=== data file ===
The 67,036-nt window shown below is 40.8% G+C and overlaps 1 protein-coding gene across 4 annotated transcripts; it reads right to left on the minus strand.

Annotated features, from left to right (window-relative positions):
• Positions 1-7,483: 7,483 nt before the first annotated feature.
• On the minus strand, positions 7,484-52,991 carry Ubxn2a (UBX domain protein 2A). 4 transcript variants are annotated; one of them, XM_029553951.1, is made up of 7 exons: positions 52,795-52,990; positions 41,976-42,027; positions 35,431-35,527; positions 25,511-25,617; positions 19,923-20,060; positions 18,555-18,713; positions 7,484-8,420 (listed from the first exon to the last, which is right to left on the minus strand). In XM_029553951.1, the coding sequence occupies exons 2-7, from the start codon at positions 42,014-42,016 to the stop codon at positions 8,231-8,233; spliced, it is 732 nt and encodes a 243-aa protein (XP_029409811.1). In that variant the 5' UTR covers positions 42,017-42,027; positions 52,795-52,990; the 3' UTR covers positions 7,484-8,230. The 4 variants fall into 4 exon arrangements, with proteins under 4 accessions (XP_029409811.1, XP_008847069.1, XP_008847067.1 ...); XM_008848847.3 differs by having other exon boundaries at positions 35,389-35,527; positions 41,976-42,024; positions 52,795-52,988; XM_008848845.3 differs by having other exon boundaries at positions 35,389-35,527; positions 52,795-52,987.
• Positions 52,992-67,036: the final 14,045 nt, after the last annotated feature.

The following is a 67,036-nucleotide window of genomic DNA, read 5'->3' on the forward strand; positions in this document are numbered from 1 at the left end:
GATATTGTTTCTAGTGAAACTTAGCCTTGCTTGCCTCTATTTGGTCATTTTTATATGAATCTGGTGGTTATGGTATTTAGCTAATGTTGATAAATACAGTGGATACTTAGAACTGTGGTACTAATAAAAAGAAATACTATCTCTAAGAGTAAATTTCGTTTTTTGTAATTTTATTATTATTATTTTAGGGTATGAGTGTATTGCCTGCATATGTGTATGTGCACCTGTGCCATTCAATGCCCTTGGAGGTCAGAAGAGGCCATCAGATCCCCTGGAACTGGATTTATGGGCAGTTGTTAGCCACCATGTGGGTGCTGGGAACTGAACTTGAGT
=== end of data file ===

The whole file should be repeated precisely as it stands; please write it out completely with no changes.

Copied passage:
The 67,036-nt window shown below is 40.8% G+C and overlaps 1 protein-coding gene across 4 annotated transcripts; it reads right to left on the minus strand.

Annotated features, from left to right (window-relative positions):
• Positions 1-7,483: 7,483 nt before the first annotated feature.
• On the minus strand, positions 7,484-52,991 carry Ubxn2a (UBX domain protein 2A). 4 transcript variants are annotated; one of them, XM_029553951.1, is made up of 7 exons: positions 52,795-52,990; positions 41,976-42,027; positions 35,431-35,527; positions 25,511-25,617; positions 19,923-20,060; positions 18,555-18,713; positions 7,484-8,420 (listed from the first exon to the last, which is right to left on the minus strand). In XM_029553951.1, the coding sequence occupies exons 2-7, from the start codon at positions 42,014-42,016 to the stop codon at positions 8,231-8,233; spliced, it is 732 nt and encodes a 243-aa protein (XP_029409811.1). In that variant the 5' UTR covers positions 42,017-42,027; positions 52,795-52,990; the 3' UTR covers positions 7,484-8,230. The 4 variants fall into 4 exon arrangements, with proteins under 4 accessions (XP_029409811.1, XP_008847069.1, XP_008847067.1 ...); XM_008848847.3 differs by having other exon boundaries at positions 35,389-35,527; positions 41,976-42,024; positions 52,795-52,988; XM_008848845.3 differs by having other exon boundaries at positions 35,389-35,527; positions 52,795-52,987.
• Positions 52,992-67,036: the final 14,045 nt, after the last annotated feature.

The following is a 67,036-nucleotide window of genomic DNA, read 5'->3' on the forward strand; positions in this document are numbered from 1 at the left end:
GATATTGTTTCTAGTGAAACTTAGCCTTGCTTGCCTCTATTTGGTCATTTTTATATGAATCTGGTGGTTATGGTATTTAGCTAATGTTGATAAATACAGTGGATACTTAGAACTGTGGTACTAATAAAAAGAAATACTATCTCTAAGAGTAAATTTCGTTTTTTGTAATTTTATTATTATTATTTTAGGGTATGAGTGTATTGCCTGCATATGTGTATGTGCACCTGTGCCATTCAATGCCCTTGGAGGTCAGAAGAGGCCATCAGATCCCCTGGAACTGGATTTATGGGCAGTTGTTAGCCACCATGTGGGTGCTGGGAACTGAACTTGAGT